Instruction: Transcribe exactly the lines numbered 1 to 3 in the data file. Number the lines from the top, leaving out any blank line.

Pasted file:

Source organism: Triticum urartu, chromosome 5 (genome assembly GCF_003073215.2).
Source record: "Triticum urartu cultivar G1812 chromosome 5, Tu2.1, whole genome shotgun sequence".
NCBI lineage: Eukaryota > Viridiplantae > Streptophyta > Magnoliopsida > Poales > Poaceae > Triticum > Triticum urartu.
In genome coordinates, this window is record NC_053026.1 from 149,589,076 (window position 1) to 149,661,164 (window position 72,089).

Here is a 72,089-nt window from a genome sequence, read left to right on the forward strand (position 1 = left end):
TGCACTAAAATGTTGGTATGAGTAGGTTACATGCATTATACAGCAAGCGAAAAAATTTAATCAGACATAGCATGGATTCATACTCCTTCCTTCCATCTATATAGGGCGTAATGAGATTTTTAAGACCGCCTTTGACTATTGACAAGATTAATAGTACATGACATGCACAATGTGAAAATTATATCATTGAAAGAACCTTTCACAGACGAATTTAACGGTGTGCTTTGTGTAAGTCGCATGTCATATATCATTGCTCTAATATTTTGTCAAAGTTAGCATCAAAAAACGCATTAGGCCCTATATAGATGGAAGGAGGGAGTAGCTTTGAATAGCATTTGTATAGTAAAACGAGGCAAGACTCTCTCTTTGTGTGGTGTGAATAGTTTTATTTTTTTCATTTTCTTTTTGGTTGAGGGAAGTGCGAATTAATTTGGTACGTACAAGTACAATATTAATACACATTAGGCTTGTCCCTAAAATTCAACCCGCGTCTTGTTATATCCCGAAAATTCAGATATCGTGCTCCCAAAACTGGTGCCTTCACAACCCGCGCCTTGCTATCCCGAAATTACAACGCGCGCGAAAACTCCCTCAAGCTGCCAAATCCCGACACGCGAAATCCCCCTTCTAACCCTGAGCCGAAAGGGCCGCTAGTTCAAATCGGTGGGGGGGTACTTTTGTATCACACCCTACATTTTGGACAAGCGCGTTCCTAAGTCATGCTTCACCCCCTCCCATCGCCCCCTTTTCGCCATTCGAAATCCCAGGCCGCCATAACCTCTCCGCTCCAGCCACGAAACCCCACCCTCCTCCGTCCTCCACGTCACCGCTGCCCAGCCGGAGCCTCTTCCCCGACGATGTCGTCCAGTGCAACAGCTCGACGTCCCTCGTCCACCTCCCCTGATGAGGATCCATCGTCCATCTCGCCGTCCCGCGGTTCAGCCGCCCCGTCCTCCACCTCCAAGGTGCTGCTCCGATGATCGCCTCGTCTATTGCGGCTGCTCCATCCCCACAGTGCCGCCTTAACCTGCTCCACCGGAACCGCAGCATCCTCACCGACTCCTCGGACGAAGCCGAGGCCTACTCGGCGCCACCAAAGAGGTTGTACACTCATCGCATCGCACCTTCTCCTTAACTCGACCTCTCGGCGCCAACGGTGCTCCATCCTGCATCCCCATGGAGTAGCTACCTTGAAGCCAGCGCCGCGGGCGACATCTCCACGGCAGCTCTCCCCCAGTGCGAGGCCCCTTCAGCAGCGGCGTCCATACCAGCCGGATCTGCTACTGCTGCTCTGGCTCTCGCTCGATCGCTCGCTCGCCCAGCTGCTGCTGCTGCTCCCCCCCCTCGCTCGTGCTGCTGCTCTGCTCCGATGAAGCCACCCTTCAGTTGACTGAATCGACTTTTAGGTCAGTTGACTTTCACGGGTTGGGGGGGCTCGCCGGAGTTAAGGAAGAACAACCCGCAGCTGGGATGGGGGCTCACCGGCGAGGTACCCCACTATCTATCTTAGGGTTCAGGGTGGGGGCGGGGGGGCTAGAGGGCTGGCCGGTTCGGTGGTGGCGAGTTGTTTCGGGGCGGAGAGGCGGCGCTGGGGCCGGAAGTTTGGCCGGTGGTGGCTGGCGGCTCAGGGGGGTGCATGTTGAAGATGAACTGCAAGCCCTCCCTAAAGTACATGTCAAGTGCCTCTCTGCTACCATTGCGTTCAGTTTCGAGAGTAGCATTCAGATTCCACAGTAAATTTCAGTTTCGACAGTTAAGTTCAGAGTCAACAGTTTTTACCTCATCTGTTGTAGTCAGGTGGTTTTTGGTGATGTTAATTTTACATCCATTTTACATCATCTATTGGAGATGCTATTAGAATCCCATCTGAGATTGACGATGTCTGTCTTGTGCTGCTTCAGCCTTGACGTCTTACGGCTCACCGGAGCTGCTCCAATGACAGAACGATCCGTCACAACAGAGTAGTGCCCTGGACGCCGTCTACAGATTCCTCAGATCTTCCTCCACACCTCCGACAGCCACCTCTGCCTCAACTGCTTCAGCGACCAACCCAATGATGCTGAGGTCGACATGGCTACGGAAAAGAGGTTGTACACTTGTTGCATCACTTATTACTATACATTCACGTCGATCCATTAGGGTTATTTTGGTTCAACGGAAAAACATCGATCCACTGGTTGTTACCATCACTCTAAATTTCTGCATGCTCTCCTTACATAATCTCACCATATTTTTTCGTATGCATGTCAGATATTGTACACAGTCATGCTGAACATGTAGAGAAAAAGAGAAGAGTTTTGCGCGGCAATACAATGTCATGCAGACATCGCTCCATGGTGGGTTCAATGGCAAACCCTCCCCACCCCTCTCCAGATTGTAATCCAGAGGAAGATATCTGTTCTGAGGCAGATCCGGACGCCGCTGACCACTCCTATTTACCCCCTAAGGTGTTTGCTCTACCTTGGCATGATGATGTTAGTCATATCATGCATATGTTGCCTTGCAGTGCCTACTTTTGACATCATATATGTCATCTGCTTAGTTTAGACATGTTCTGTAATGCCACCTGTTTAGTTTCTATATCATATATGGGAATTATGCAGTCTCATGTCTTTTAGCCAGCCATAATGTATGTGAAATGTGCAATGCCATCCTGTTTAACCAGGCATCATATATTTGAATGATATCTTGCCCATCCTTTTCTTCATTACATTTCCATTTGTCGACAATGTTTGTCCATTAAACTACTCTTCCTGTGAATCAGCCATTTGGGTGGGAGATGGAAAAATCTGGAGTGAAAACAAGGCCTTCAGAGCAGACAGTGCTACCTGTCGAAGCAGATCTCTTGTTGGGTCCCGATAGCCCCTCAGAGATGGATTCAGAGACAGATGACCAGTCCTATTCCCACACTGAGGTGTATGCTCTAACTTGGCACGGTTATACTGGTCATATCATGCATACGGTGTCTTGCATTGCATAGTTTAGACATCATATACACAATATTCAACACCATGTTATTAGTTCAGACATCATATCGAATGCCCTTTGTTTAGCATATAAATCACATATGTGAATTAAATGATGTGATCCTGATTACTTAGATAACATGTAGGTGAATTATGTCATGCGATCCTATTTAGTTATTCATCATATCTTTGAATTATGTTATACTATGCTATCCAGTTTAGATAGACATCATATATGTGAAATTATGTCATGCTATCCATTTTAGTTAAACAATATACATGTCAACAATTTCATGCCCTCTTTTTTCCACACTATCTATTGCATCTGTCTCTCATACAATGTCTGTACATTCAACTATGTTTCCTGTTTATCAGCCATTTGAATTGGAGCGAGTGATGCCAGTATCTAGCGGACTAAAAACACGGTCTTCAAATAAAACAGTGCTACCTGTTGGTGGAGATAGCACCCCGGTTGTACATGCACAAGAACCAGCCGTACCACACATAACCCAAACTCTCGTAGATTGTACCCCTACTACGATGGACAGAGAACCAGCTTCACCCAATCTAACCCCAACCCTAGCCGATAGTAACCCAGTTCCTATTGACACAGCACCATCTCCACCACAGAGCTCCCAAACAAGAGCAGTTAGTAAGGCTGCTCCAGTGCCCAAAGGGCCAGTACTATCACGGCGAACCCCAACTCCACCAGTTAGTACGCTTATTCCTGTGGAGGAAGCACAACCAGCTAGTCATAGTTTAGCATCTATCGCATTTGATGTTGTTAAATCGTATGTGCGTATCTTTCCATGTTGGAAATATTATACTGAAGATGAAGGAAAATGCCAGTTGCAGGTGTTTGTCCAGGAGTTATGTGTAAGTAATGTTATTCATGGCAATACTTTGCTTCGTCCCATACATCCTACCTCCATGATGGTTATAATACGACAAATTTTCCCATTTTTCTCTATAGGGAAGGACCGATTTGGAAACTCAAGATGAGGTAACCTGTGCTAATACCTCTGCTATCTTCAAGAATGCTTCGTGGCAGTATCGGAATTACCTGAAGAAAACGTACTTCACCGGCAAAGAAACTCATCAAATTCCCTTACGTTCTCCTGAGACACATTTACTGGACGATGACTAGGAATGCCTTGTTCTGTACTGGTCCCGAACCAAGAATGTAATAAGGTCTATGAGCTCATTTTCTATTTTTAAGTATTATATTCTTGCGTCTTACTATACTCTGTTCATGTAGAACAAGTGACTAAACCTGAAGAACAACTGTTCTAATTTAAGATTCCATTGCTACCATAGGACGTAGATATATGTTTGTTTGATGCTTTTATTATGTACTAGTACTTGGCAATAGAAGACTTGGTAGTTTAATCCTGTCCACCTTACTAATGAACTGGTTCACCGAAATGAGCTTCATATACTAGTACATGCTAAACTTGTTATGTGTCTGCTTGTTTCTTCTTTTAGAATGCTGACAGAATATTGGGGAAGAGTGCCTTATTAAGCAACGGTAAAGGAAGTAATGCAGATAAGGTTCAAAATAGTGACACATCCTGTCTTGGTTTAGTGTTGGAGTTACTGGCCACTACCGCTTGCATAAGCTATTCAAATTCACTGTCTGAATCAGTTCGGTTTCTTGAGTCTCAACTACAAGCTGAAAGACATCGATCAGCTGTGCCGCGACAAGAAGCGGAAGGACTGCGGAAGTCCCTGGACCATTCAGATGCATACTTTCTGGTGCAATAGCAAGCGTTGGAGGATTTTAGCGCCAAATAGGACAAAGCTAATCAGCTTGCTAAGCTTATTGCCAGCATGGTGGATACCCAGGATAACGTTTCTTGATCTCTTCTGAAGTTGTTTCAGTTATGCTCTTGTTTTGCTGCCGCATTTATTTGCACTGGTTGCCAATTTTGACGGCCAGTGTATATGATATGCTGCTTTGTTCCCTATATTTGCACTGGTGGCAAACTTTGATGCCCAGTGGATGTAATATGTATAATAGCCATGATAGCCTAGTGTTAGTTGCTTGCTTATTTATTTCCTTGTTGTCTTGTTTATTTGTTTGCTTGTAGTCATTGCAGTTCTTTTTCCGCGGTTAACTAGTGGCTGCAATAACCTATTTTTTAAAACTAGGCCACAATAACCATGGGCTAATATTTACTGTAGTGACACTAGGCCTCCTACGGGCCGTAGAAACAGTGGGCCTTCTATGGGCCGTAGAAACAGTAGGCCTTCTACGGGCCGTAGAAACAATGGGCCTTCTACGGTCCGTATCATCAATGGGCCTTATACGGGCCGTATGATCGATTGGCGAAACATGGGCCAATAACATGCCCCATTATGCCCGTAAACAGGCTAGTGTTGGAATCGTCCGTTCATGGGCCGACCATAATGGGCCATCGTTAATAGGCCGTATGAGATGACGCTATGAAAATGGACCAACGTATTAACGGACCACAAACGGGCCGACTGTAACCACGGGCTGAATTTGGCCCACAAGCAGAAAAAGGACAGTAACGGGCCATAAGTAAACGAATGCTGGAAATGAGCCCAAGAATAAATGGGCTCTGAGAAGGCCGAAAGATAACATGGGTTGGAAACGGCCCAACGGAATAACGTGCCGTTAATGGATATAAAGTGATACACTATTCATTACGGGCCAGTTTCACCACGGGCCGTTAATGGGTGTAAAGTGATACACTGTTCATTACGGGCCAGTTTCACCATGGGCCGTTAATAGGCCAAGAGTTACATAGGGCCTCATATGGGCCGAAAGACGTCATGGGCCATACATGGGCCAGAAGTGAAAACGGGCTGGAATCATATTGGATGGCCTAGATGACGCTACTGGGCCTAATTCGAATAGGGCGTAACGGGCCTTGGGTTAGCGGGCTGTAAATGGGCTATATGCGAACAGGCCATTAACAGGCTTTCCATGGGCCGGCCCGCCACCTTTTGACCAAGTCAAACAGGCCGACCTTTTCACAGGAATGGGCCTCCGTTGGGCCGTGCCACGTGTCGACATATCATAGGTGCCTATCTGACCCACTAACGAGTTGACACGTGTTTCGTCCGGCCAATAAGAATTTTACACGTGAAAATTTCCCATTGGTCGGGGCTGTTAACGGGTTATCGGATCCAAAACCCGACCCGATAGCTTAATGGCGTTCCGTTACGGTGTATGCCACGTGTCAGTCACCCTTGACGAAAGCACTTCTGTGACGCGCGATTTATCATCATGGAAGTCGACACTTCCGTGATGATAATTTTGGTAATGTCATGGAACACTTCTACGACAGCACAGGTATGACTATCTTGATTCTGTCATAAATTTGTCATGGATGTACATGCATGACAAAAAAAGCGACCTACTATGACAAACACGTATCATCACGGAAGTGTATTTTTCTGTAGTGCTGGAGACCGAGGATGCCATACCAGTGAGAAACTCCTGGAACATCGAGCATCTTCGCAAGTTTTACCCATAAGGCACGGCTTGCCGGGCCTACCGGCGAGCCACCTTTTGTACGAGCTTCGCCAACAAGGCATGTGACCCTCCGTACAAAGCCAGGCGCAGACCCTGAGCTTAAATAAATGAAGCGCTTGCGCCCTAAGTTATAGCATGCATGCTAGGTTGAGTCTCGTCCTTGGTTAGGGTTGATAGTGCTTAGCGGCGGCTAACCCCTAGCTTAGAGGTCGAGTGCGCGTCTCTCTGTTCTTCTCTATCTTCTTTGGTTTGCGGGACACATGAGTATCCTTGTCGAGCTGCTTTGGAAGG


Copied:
Source organism: Triticum urartu, chromosome 5 (genome assembly GCF_003073215.2).
Source record: "Triticum urartu cultivar G1812 chromosome 5, Tu2.1, whole genome shotgun sequence".
NCBI lineage: Eukaryota > Viridiplantae > Streptophyta > Magnoliopsida > Poales > Poaceae > Triticum > Triticum urartu.